The past perfect is mainly used to demonstrate a sequence of events in the past. In more complex narratives, it can also show past states and background information. The past perfect may be used to show the duration or degree of certain verbs of state, even when a continuous tense may seem appropriate. These verbs are generally the same states that use the simple tenses instead of the continuous tenses (such as be, know, understand, want). The past perfect shows that these states were complete, or took place, before another past event. I had known about the problem for two days when the printer broke.
- They had been to France four times before the millennium.
The past perfect is used in storytelling to provide background information. Main narratives in the past are usually in the simple tense, so the past perfect can provide details of events that happened before the main narrative.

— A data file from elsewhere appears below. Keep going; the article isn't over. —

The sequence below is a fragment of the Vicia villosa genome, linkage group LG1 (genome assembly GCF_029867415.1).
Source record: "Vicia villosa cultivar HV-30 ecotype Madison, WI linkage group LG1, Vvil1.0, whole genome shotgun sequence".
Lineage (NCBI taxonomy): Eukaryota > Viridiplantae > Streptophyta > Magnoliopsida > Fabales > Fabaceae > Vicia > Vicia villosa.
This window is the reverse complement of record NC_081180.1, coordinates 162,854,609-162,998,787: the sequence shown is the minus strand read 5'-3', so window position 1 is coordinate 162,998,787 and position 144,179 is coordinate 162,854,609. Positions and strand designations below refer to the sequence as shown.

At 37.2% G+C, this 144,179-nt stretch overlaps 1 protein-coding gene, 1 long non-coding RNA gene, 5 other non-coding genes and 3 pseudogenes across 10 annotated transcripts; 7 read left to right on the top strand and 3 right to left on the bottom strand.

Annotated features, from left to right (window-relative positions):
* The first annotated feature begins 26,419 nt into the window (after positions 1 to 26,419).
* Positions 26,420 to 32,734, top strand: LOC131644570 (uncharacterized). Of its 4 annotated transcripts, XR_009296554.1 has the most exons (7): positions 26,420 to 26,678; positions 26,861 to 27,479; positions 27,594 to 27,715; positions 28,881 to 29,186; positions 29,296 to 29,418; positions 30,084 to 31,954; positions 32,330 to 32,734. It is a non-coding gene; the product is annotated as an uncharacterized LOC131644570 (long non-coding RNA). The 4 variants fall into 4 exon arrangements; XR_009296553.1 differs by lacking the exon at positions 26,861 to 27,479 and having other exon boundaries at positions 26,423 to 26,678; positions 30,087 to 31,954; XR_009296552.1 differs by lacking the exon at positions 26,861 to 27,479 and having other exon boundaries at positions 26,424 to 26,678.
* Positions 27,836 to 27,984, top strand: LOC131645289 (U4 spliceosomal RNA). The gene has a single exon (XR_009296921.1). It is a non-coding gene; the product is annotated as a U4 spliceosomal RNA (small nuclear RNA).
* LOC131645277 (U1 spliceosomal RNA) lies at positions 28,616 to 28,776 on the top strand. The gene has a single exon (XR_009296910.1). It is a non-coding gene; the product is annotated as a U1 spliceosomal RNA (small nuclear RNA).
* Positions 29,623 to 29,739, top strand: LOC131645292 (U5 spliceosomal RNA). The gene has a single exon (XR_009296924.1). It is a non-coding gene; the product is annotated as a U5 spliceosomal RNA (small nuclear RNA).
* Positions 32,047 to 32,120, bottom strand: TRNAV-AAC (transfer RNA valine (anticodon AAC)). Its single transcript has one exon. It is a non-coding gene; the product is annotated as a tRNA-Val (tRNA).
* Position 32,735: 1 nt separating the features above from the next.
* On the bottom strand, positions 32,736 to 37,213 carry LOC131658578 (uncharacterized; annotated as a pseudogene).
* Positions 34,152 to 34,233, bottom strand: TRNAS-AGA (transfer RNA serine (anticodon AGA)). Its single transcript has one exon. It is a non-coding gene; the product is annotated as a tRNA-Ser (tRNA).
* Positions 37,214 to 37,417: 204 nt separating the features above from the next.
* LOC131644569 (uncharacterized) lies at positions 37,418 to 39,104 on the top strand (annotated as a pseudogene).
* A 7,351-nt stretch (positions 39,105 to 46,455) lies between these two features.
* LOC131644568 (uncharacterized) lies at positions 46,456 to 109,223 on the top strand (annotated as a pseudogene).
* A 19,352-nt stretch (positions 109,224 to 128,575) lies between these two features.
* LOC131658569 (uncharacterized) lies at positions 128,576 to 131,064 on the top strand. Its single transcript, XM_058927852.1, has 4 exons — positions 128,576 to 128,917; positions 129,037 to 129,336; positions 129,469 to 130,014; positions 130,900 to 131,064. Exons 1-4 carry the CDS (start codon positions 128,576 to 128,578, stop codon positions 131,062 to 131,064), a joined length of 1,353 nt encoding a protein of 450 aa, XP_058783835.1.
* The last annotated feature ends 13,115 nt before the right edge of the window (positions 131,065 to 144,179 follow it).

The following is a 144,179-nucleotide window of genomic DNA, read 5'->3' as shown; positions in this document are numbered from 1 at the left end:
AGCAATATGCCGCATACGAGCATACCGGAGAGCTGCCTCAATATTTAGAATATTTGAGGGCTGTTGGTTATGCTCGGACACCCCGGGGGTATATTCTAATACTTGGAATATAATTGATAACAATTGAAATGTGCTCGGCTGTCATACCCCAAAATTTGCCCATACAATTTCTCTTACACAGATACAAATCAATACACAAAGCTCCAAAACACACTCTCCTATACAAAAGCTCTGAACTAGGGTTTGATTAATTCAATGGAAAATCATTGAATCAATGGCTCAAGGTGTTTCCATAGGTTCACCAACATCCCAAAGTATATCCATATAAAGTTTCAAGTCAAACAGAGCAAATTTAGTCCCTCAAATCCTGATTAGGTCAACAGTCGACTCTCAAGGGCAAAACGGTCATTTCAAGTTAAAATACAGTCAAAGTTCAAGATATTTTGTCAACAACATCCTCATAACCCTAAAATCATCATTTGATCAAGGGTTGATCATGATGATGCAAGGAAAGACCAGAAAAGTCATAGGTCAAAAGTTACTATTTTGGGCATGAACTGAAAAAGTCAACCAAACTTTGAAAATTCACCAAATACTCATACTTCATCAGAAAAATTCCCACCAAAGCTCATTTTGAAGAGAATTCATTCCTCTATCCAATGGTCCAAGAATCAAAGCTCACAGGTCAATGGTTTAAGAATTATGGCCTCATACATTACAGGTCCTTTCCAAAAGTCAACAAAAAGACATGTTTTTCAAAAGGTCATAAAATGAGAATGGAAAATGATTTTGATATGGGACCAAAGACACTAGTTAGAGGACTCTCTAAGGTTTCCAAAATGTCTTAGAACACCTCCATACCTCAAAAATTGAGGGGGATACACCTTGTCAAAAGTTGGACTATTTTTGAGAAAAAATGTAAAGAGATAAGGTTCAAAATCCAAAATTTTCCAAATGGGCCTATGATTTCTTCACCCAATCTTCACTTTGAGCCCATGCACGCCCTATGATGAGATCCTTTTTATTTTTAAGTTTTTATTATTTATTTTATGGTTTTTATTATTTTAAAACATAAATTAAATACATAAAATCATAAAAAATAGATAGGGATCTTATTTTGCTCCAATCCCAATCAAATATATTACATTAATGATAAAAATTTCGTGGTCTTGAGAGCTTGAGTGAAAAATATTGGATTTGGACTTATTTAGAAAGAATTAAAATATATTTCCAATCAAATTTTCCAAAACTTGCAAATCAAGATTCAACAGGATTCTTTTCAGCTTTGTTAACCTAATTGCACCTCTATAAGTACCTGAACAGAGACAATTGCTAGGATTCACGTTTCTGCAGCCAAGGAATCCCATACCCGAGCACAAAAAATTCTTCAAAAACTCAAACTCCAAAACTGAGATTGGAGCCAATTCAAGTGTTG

It can establish past events, and add details which were not important enough to explain earlier, or it can help put events in order of discovery for the subject (for instance for tension).
- We talked for hours before I realised we had met before.
Grammatically, the Past Simple is more concerned with results (the travelling finished, and the petrol ran out) while the past perfect links the actions (the petrol ran out as a consequence of travelling / the travelling finished because the petrol run out). However, practically, most English speakers would understand both sentences to mean the same thing.